Shoppers and retail workers have detailed the terrifying moments they found themselves sprinting and screaming through Westfield Marion shopping centre in suburban Adelaide on a Sunday afternoon. 

One couple recounted the “scary” moment fellow shoppers came charging into their cinema, warning them to get up and run. 

“We were in the movies, and just heard this noise going off,” the young woman told ABC News Channel.

Look back at our blog to see how Sunday’s events unfolded

“It sounded like something saying ’emergency, call 000′, but it had been going off for 10 minutes and no-one really knew what it was.” 

She said someone got up and left, and then “all of a sudden” a flood of people sprinted in. 

“Everyone just came running in and sprinting in and everyone was yelling ‘run, run!'”

“We hid behind the seats at first, but then we just got up and started sprinting and running for the emergency exit,” she said.

She said they ran downstairs but had no idea whether it was a drill or something serious was happening. 

“It was terrifying,” added the young male next to her. 

Westfield Marion shopping centre went into lockdown on Sunday evening after reports of fighting between two groups of young males.

Witness thought assailant was coming into the cinema

Another witness who was inside the cinema told the ABC people initially believed the people responsible for the attack had entered the cinema. 

“We didn’t really know what was going on, and then people started to leave because they were a bit confused,” they said. 

That was until people came back inside.

“And then [the crowd] was just flooding back in, screaming,” they said. 

“We thought the people [assailants] had entered the cinema, to be honest, so we ducked, and then I was like, we just need to run, so we ran.”

Multiple TikTok videos were posted, showing chaotic scenes of people running through the shopping centre. 

Everything ‘hypervigilant’ after Bondi

Alex Perkins said his wife and four-year-old son were also in the movies when they were told to evacuate.

They only got through half the movie and he said it kept playing despite the evacuation warning.

He said he and his family were now at home but “pretty shaken up”.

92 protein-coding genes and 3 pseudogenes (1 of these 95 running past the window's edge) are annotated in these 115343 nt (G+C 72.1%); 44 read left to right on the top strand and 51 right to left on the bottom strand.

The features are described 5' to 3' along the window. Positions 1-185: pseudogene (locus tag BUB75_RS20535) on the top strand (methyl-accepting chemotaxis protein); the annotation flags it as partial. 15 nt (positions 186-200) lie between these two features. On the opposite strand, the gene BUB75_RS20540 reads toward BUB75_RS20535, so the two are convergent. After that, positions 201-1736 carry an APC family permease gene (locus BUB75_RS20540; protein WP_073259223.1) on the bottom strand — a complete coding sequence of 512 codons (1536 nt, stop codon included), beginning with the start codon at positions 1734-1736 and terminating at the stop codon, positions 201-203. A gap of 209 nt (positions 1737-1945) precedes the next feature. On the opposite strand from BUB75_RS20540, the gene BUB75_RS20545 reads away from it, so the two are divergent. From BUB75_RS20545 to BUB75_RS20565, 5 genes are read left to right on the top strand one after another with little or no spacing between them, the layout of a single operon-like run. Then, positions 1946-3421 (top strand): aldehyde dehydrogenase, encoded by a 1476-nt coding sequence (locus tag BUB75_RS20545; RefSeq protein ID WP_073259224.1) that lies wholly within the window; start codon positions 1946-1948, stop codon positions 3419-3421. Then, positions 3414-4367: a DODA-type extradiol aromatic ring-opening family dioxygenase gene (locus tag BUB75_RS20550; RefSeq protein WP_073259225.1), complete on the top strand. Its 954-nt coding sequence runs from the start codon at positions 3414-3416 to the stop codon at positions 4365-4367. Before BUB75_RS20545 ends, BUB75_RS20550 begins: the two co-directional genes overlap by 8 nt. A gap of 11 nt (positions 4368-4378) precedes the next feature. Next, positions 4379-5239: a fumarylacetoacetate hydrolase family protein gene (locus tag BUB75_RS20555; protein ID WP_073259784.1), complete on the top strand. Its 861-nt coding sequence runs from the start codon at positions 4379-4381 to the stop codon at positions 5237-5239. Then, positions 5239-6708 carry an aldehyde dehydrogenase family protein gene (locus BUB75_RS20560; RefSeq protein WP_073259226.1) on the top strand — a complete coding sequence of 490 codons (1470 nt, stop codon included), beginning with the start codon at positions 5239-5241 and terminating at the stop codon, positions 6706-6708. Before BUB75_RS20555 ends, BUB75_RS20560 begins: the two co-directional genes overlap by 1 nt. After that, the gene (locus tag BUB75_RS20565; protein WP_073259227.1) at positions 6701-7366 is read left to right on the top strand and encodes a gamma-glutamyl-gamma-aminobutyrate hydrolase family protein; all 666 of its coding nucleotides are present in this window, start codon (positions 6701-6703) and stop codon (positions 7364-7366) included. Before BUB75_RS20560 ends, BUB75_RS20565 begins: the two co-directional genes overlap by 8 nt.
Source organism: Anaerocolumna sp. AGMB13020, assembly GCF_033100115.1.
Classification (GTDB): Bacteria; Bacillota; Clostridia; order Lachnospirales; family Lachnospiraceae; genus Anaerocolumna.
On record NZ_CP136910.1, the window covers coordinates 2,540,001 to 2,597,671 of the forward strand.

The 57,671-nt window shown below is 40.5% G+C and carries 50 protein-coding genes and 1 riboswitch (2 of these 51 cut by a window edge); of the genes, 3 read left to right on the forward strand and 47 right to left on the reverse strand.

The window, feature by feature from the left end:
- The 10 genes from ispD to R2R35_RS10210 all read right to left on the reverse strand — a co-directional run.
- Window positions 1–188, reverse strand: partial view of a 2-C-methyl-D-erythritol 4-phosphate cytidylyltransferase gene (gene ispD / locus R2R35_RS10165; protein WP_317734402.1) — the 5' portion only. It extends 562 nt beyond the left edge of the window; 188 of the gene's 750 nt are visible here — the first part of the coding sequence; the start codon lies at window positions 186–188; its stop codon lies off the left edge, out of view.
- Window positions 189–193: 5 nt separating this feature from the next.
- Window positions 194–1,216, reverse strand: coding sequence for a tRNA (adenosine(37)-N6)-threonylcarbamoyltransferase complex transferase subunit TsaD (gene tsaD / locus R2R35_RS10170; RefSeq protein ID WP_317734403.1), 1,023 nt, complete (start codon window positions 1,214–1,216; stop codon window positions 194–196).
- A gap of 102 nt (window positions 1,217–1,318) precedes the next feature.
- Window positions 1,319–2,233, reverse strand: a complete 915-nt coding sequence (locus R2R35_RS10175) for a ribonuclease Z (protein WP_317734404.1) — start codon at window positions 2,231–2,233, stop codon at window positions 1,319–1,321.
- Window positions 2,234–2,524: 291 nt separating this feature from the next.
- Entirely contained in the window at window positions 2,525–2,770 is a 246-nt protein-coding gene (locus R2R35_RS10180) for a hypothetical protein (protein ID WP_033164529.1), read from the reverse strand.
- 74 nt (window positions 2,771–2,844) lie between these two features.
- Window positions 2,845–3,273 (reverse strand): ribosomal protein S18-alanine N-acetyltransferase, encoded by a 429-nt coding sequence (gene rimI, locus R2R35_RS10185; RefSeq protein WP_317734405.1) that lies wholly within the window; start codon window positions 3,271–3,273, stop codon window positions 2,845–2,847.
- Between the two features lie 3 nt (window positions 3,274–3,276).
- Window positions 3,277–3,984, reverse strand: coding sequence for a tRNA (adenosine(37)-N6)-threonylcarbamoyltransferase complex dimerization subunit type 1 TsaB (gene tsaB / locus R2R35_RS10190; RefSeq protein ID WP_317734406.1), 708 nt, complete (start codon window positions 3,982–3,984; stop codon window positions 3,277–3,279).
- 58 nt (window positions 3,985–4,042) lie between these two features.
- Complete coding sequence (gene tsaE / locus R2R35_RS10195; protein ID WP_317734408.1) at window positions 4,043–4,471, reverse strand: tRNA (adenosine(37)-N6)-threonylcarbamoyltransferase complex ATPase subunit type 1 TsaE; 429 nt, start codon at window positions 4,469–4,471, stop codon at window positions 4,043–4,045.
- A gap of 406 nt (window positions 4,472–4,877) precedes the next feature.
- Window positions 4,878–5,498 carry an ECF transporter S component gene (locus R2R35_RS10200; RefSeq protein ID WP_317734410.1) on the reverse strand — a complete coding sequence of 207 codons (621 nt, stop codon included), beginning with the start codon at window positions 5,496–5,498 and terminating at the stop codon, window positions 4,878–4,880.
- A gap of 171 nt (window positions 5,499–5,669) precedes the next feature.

He had returned to the centre to pick up their belongings.

Alex Perkins said he and his family were “shaken up” by the incident.(ABC News: Briana Fiore)

He said he was worried following the Bondi incident but thanked police and centre management for their response.

In April, six people were killed in a knife attack at Westfield Bondi Junction shopping centre in Sydney’s east.

Another witness told ABC News that everything was “hypervigilant” as a result. 

“With everything that happened in Sydney, everything’s hypervigilant and on alert,” they said. 

“So it’s been pretty full on watching the police arrive and everyone doing what they’re doing.”

Dale Benedict Cubar hid inside a sushi store throughout the lockdown.(ABC News: Briana Fiore)

Dale Benedict Cubar was working in a sushi store at the time and said he hid for an hour. 

He says about 10 people hid alongside him and he was messaging his girlfriend throughout.

Announcement ‘not clear’, witnesses say 

Witnesses said the announcements over the speaker made it difficult to understand the severity of the situation. 

One shopper told ABC News he repeatedly was asking, “What did the announcement say?”

“They were making an announcement that was just not clear,” they said. 

“It was not at all clear, and it was like not consistent, it was a couple of minutes then paused and then a couple of minutes.”

This witness told ABC News people started running after hearing an announcement. (ABC News)

Another witness said that some people didn’t seem to hear it but only began running after others did. 

“We heard some announcement, and the Westfield security people I saw them talking with each other,” he explained. 

“Then I heard the announcement, but at first no-one was hearing it at that time, then [everyone] started running. 

“We were in Mecca, we were planning on going into David Jones but everyone started running out.”

A third witness told ABC News that they originally assumed someone had collapsed. 

“We saw people running around, but I thought maybe someone collapsed and that’s why they didn’t want the public to panic,” they said. 

“But then the announcement wasn’t clear at all.” 

‘Definitely not in Adelaide’

Wendy Harris was still locked inside Woolworths when ABC News spoke to her on the phone. 

She said she was at the check-out getting ready to leave the store when the shutters came down. 

“There was an announcement saying there was an incident with weapons in the mall, and that the mall was in lockdown as a result,” she said.

“It was all pretty fast, the shutters came down really quickly, I didn’t even realise they were coming down because I was at the check-out and next thing I look up and the whole store was shut.”

Ms Harris said the incident was nothing like what you’d expect on a normal Sunday shop in Adelaide. 

“No, not in Adelaide – maybe in other parts of the world but definitely not in Adelaide, so it was quite a surprise,” she said. 

She said she felt “safe” knowing the police had taken control of the situation. 

ABC News

Posted , updated